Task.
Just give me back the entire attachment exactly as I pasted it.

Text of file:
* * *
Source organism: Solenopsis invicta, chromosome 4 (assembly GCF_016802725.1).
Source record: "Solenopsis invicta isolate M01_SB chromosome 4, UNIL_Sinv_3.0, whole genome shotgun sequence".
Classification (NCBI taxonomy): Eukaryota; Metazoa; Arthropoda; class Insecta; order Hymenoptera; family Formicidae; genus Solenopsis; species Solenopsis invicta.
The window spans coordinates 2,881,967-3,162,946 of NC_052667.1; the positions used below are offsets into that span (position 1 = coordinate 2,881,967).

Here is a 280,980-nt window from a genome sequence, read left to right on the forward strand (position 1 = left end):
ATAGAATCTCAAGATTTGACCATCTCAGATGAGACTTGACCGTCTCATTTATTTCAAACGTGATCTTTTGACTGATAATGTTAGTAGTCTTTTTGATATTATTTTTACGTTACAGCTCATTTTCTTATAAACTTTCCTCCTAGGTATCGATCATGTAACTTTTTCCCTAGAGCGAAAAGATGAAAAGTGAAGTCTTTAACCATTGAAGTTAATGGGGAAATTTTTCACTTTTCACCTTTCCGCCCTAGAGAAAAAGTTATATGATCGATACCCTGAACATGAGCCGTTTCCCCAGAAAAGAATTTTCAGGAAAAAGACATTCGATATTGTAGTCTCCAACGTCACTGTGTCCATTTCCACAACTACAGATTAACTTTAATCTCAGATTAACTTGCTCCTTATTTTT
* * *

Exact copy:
Source organism: Solenopsis invicta, chromosome 4 (assembly GCF_016802725.1).
Source record: "Solenopsis invicta isolate M01_SB chromosome 4, UNIL_Sinv_3.0, whole genome shotgun sequence".
Classification (NCBI taxonomy): Eukaryota; Metazoa; Arthropoda; class Insecta; order Hymenoptera; family Formicidae; genus Solenopsis; species Solenopsis invicta.
The window spans coordinates 2,881,967-3,162,946 of NC_052667.1; the positions used below are offsets into that span (position 1 = coordinate 2,881,967).

Here is a 280,980-nt window from a genome sequence, read left to right on the forward strand (position 1 = left end):
ATAGAATCTCAAGATTTGACCATCTCAGATGAGACTTGACCGTCTCATTTATTTCAAACGTGATCTTTTGACTGATAATGTTAGTAGTCTTTTTGATATTATTTTTACGTTACAGCTCATTTTCTTATAAACTTTCCTCCTAGGTATCGATCATGTAACTTTTTCCCTAGAGCGAAAAGATGAAAAGTGAAGTCTTTAACCATTGAAGTTAATGGGGAAATTTTTCACTTTTCACCTTTCCGCCCTAGAGAAAAAGTTATATGATCGATACCCTGAACATGAGCCGTTTCCCCAGAAAAGAATTTTCAGGAAAAAGACATTCGATATTGTAGTCTCCAACGTCACTGTGTCCATTTCCACAACTACAGATTAACTTTAATCTCAGATTAACTTGCTCCTTATTTTT